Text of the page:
The European Space Agency's Gaia spacecraft successfully launched into space today from Kourou in French Guiana. It now begins its 94 million mile journey (past the Moon!) to its orbital position. Gaia will orbit around the Sun with the Earth from a position known as "L2"; from L2, it can continuously view the sky (the Earth won't get in the way), and block out the Earth and Sun with one shield since they will both be on the same side of the spacecraft.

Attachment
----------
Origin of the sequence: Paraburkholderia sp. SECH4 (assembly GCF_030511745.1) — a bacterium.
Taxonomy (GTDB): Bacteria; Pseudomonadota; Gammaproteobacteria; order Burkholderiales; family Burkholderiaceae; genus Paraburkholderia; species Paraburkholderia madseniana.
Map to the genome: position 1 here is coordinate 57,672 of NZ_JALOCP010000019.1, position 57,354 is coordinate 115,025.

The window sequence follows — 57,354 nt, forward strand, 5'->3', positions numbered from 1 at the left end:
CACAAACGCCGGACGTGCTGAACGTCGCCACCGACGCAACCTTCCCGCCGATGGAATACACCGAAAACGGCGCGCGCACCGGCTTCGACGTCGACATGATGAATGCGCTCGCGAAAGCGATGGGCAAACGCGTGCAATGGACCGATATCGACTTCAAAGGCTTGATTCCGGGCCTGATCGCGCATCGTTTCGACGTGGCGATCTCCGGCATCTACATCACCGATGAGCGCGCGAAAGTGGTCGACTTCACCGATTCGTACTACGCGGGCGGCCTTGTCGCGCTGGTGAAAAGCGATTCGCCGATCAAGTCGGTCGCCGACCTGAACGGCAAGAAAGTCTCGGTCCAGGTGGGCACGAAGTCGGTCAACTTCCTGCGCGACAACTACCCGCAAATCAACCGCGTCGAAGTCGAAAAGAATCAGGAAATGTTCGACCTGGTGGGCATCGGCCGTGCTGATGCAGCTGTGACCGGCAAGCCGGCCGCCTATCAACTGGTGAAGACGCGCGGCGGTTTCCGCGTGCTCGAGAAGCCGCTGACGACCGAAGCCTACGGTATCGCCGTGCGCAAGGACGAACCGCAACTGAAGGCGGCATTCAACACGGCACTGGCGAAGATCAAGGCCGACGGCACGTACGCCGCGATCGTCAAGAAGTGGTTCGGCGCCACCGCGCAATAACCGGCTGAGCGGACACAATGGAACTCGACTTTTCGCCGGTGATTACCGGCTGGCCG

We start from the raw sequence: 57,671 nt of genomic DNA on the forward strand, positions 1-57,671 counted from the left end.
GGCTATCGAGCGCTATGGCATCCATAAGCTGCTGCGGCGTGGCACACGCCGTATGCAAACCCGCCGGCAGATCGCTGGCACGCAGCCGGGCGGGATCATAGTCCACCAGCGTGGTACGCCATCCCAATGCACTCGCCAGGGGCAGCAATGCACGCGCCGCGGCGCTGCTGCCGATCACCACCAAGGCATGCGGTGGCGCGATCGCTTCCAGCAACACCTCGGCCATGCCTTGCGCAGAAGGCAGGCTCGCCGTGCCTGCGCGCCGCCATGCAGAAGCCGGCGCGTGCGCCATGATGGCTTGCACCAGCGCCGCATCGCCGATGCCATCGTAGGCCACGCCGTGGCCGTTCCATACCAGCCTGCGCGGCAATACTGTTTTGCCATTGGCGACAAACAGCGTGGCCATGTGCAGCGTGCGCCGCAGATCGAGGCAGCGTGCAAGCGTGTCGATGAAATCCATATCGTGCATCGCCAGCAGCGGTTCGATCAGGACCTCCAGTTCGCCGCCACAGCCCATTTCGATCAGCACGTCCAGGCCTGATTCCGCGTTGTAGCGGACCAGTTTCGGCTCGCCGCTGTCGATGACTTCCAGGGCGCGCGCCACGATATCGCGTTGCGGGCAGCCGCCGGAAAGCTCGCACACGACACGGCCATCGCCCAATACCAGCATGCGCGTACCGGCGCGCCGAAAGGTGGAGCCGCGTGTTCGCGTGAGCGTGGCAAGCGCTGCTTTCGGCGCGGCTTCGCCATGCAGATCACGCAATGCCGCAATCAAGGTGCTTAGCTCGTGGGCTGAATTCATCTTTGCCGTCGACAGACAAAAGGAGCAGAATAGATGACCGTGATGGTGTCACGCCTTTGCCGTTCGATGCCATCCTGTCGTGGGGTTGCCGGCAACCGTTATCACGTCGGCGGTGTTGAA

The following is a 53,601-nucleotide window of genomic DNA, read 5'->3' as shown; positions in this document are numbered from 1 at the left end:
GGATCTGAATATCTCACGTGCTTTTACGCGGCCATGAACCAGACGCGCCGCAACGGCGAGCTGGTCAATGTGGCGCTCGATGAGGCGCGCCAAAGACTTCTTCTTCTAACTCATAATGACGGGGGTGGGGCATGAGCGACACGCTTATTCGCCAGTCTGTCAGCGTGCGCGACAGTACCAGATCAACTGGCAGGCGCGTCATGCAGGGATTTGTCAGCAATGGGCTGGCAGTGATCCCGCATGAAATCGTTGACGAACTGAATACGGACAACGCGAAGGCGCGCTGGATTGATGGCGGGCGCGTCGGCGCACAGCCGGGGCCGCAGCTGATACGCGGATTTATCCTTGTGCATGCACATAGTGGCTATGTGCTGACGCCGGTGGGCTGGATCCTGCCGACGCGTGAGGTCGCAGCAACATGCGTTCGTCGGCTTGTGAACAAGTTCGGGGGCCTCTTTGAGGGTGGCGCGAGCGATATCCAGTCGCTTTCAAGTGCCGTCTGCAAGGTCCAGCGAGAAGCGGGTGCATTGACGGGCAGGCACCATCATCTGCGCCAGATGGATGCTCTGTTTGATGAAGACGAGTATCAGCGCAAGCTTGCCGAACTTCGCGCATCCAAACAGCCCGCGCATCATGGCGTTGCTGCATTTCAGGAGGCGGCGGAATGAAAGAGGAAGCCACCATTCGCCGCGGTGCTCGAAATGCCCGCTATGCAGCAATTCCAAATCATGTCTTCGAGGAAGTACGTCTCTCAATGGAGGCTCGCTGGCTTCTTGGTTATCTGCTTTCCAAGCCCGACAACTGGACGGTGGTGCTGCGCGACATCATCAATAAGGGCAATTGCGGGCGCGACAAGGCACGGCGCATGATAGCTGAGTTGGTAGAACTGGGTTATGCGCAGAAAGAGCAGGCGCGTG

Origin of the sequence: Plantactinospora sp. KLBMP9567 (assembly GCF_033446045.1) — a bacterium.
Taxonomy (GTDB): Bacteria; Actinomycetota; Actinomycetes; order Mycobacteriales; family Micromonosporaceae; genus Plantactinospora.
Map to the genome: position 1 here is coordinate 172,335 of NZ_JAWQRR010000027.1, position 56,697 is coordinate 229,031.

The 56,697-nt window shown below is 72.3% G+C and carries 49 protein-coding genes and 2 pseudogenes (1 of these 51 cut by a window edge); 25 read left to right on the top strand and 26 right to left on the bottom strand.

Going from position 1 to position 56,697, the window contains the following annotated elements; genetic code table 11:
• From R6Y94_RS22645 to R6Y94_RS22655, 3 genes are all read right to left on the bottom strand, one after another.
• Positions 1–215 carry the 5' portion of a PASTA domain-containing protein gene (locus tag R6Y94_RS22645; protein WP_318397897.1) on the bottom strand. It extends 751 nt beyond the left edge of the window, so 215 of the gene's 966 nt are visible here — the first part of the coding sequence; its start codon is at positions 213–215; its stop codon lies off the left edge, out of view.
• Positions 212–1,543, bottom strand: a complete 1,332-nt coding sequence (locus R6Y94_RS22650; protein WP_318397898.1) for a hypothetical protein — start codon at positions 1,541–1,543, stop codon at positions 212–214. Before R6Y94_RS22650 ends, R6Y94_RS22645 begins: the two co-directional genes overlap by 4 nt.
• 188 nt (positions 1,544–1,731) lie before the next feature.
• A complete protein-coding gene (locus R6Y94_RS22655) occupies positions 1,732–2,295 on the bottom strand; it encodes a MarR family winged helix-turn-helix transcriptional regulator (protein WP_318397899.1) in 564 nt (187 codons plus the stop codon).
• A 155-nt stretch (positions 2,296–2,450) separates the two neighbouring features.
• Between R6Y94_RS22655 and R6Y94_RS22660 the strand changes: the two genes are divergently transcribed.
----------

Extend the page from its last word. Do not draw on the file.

Gaia will measure the positions and motions of one billion stars in our galaxy. This is a huge number, but it actually comprises just 1% of the stars in the Milky Way. Astronomers will use this information to create the most precise map of our galaxy to date. Gaia will arrive at its destination in about a week, and then begin observations.
Click here to watch a video of the launch; liftoff takes place around 1:30!